Puerto Ricans have been forced live in conditions similar to that of the 1920s and 1930s. They are traveling on bicycles or walking on foot. They are using candles at night, cooking in open air kitchens, taking cold showers, using transistor radios and depending on messengers that carry news on foot.
Hurricane Maria has decimated the entire country destroying infrastructure, communications, power grids, bridges, roads and all utility services. Clean drinking water is scarce, food is running out, the nation’s agriculture has been wiped out, the economy has been completely destroyed, crime and looting is on the rise and gas is almost totally depleted.
3 million citizens are trapped on the island with no way of escaping. The airport is at a standstill with its runway being dedicated for humanitarian planes bringing in life-saving supplies. Puerto Ricans are struggling everyday to survive without all of the usual comforts they have enjoyed for decades.
A 7 p.m. curfew that forces everyone to stay at home has also forced Puerto Ricans to change their regular, daily routines. Puerto Ricans, who until a week ago, have enjoyed a considerable high standard of living when compared to the rest of Latin America. Now they are so far behind living in worse condition than even third-world nations.
The island, with the exception of a few hospitals, remains in the dark without any electricity. Only a few lucky, wealthier residents have diesel-powered generators; but diesel fuel is scarce and disappearing. When night falls there is no television, no internet, no entertainment and all lighting comes from candles, which are currently a hot commodity to have.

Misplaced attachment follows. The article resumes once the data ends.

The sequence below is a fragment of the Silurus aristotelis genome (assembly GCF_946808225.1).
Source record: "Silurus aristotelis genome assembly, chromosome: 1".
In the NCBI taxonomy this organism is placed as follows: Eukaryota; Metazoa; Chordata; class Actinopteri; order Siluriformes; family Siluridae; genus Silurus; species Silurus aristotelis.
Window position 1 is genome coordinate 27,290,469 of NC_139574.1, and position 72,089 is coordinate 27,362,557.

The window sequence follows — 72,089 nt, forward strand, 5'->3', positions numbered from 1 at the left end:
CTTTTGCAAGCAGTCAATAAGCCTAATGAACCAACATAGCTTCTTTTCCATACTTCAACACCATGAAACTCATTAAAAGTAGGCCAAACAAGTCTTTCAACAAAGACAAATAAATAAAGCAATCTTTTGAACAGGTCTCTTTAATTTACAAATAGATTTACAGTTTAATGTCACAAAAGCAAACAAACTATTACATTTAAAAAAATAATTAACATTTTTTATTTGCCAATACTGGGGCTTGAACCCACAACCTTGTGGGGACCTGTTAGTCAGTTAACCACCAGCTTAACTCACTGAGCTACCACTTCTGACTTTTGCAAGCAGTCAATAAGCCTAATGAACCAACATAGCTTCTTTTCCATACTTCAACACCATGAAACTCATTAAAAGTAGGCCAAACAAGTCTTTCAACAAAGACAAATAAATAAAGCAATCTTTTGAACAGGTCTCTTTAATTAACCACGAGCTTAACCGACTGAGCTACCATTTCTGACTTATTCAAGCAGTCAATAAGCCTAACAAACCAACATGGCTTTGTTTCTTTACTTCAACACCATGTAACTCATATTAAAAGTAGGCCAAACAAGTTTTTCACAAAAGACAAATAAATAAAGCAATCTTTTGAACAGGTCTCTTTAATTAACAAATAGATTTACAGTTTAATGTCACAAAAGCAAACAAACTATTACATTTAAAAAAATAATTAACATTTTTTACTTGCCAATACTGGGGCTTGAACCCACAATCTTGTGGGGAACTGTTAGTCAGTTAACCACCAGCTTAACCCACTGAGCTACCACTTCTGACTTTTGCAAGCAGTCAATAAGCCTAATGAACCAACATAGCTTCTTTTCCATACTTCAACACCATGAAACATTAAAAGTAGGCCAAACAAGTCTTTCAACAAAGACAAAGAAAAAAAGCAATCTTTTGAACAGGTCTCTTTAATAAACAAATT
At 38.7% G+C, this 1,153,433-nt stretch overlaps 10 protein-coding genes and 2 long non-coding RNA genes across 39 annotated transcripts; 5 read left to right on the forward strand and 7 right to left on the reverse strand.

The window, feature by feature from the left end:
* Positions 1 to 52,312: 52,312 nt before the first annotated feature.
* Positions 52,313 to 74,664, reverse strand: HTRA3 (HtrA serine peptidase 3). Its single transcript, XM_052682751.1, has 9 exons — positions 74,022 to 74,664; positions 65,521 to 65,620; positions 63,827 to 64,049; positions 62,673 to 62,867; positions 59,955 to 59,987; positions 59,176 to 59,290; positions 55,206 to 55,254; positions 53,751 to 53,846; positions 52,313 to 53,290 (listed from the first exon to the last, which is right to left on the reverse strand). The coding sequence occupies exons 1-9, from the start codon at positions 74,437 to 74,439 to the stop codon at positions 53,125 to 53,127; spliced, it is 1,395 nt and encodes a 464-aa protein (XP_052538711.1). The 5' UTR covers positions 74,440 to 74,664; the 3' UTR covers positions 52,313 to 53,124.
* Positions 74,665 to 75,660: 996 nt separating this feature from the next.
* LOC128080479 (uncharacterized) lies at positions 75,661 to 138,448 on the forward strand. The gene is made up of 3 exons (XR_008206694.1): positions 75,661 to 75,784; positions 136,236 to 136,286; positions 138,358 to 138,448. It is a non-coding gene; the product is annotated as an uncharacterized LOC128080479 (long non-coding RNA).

Those lucky enough to have a transistor radio and batteries are the only ones who can keep up with any news from the outside world. However, that is whenever the one or two radio stations still in operation are not having communication problems.
The only hope that has kept Puerto Rico from descending into total anarchy and chaos is the fact that they know that help is on the way. The United States is shipping food and supplies and will eventually begin the painstaking task of rebuilding the entire nation.
In the meantime, the islanders have no choice but to wait and hope for better times as they adjust to living like their ancestors. The authorities have warned that it can take up to 6 months before things begin to return to normal.
Our brothers and sisters in Puerto Rico are going to have to learn in adversity what they failed to learn in times of prosperity; and that is that their true help, comfort, salvation and strength to move on comes from the Lord.
“Be not far from me; for trouble is near; for there is none to help.” Psalm 22:11
“But be not thou far from me, O LORD: O my strength, haste thee to help me.” Psalm 22:19.
“For he hath not despised nor abhorred the affliction of the afflicted; neither hath he hid his face from him; but when he cried unto him, he heard.” Psalm 22:24
“All the ends of the world shall remember and turn unto the LORD: and all the kindreds of the nations shall worship before thee.” Psalm 22:27.
We live in an age where aid is most urgently needed today. The times are upon us where literally there is no helper in this world who can save. Every sufferer can confidently call upon God for help, for He is ever near to all who sincerely turn to Him in times of need.